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Bank Crisis of 1912

The Albion Story

Crowell & the Albion Company
Methodism in Early Albion
Education in Early Albion
Making a Factory Town
Great Flood of 1908
Bank Crisis of 1912
Starr Commonwealth
Great Depression
Urban Renewal
All-America City
Deindustrialization

Four years after the great flood, natural crisis was followed by man-made crisis. In 1912 the Albion National Bank failed, ruining many prominent local families. Criticism was immediately placed on the bank cashier Henry Dearing and his son Palmer. Together they created over $325,000 of fraudulent notes, causing the largest bank crisis in America at the time.

Prior to the bank crisis Henry Dearing played a prominent role in Albion's social and economic affairs, serving on the School Board and on the City Council. As a business leader, Dearing served on the boards of significant local firms and was friend and confidant of several local industrialists.


Henry Dearing
 

Focusing on Dearing's misappropriation fails to recognize a larger point, that the Dearing's were not operating only in their own self-interest, but in the desire to see the further growth of industry in a small town renowned in economic heritage from the days of Jesse Crowell, through the formation of the Gale Manufacturing Company. This economic growth brought a cultural flourishing through the local Methodist Church and the formation of institutions for learning including the Albion Commercial College, and the Wesleyan Seminary that later became Albion College.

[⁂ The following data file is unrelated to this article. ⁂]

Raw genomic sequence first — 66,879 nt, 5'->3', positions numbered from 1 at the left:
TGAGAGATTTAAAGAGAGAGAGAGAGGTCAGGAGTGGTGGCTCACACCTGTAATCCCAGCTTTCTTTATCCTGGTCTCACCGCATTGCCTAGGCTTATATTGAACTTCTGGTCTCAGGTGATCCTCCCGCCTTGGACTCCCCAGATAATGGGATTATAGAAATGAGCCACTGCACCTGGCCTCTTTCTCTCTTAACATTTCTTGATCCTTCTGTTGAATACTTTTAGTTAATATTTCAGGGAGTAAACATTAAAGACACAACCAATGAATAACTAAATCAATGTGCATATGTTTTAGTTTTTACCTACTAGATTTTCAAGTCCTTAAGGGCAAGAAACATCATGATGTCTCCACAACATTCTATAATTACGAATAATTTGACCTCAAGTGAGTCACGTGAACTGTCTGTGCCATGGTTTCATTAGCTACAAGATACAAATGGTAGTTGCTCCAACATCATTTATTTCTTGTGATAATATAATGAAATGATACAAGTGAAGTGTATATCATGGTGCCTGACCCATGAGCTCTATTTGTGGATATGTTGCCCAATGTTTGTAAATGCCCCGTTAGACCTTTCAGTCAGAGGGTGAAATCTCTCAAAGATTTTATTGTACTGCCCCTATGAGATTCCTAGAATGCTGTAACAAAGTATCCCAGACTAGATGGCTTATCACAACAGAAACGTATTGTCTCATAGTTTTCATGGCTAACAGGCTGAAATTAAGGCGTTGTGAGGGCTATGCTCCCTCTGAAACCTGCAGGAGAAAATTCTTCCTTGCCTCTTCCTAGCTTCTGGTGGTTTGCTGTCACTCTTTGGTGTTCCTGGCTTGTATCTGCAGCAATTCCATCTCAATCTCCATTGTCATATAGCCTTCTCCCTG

Despite these good intentions, the Great Flood and Bank Crisis illustrate flaws of the gospel of progress, growth, and development. While economic development seems like a desirable goal for the people of Albion, this development is dependent on the broader economic and social structure of the nation and world, an order inherently unstable and subject to quick and rapid transformation and change. The ‘law of unintended consequences’ states that when economic development is pursued even for the best of reasons, that unintended consequences may cause great harm for the people being helped. Such was the case with Dearing.

Dearing sought to stimulate growth and development in Albion against overwhelming odds. Blame should then not be placed on Dearing exclusively, but on the broader economic and social order that he operated within.

Sadly, the Albion National Bank Crisis was only a small omen or precursor for the transformation that the nation and world would experience in the decades ahead, during a global economic downturn (The Great Depression) and the greatest hostility between nations and people that the world has ever seen (World War II).


Angry Albionites at Opera House assembling for picture sent with petition to the federal government to recover their losses upon closure of the Albion National Bank.

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